From a small northwestern observatory…

Finance and economics generally focused on real estate

Mueller’s Market Cycle Monitor

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Sorry it’s been so long — I’ve been traveling a good bit lately, and it’s hard to keep up!

One of my favorite real estate pieces hit my desk while I was gone — Dr. Glenn Mueller’ Market Cycle Monitor, published by Dividend Capital. He developed this model about 15 years ago, and it tracks occupancy and absorption of major commercial property types in about 50 geographic markets. As a property type (in a given market) sees increasing occupancy, market participants bring new property on-line. This creates an expansion. At the peak of the expansion curve, “hypersupply” begins, following which the new supply exceeds the market ability to absorb property. Vacancy rates increase, even as new property is still coming on line. This stimulates a recession. During the recession, no new property comes on-line, and occupancies hit a nadir. At that point, natural expansion of the economy stimulates a recovery, during which excess properties are absorbed and the cycle continues. The following, taken from Dr. Mueller’s excellent 1995 paper, captures the entire idea:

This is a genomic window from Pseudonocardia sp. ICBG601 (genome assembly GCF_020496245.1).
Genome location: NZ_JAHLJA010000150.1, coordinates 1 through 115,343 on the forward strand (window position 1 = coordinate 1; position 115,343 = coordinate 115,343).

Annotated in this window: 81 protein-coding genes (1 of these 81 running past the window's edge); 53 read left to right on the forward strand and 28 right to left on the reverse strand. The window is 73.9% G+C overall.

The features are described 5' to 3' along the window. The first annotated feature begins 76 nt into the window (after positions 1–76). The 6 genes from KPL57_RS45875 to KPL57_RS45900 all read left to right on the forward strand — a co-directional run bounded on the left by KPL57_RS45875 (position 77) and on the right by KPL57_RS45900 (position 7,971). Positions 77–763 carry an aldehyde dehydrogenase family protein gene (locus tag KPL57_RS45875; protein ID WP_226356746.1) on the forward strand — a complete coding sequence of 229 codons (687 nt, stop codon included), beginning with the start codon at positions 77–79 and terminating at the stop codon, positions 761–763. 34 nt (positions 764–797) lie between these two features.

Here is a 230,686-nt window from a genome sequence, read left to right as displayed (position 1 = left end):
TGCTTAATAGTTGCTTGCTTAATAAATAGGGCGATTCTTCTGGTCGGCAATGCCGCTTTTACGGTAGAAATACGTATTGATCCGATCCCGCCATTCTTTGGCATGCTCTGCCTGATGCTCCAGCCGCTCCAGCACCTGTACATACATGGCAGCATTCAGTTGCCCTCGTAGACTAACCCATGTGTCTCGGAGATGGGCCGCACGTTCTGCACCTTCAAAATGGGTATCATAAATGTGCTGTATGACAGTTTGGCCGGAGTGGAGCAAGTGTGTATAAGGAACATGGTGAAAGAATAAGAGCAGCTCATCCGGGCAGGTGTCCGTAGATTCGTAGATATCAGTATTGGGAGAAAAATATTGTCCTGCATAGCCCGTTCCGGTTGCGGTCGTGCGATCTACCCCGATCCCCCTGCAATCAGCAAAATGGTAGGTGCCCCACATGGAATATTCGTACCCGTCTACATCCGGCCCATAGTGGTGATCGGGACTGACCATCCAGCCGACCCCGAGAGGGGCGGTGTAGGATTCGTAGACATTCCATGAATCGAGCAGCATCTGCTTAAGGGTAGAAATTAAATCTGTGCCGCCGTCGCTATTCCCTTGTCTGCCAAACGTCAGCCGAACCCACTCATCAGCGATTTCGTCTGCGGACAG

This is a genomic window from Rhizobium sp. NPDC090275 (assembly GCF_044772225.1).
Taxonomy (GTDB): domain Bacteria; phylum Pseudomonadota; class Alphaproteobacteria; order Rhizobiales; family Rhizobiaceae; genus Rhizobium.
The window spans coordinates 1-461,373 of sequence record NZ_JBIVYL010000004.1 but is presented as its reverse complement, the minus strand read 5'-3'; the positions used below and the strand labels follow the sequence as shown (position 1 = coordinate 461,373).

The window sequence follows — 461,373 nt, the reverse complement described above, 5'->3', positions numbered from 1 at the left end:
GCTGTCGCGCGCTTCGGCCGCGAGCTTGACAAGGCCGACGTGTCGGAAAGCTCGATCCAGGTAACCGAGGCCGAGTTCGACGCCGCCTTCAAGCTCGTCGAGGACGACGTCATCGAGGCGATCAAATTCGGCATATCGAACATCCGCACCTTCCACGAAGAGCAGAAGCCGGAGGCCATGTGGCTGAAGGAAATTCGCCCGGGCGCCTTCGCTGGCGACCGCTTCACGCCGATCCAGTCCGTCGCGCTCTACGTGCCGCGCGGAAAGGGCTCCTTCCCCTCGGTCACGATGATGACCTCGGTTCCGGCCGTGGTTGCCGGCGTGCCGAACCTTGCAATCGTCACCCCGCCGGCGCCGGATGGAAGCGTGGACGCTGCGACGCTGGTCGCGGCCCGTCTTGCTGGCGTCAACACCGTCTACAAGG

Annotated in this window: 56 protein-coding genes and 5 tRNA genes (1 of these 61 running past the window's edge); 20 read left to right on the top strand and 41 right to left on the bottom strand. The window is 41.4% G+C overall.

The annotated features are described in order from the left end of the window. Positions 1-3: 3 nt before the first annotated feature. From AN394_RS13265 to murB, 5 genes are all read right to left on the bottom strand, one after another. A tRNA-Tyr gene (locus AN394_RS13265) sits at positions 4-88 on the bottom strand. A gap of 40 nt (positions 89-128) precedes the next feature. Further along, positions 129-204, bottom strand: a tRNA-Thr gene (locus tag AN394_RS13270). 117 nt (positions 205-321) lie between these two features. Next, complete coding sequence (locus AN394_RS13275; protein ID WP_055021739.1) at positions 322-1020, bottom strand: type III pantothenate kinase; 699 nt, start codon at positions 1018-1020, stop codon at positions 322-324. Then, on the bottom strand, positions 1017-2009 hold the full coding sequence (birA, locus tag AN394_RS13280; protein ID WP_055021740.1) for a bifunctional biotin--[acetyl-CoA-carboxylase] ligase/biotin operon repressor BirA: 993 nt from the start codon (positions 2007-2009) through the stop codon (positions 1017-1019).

Currently, the market can be best described as “flat-lined”. Office occupancies were flat during the first quarter, and rents were actually down slightly (0.3%, on an annual basis). Industrial occupancies improved slightly, but rents actually fell signficantly (3.1% annualized). APartment occupancies improved slightly, and rental growth improved significantly (2.8% annually). Retail occupancy actually improved significantly, but rental growth trended downward (3.1% annually). Finally, hotel occupancies improved a bit (0.8%), and hotel income (measured as RevPAR, or Revenue per available room) increased 8.9% on an annualized basis.

For a complete copy of Dr. Mueller’s report, click here or write us at

Written by johnkilpatrick

May 27, 2011 at 10:04 am

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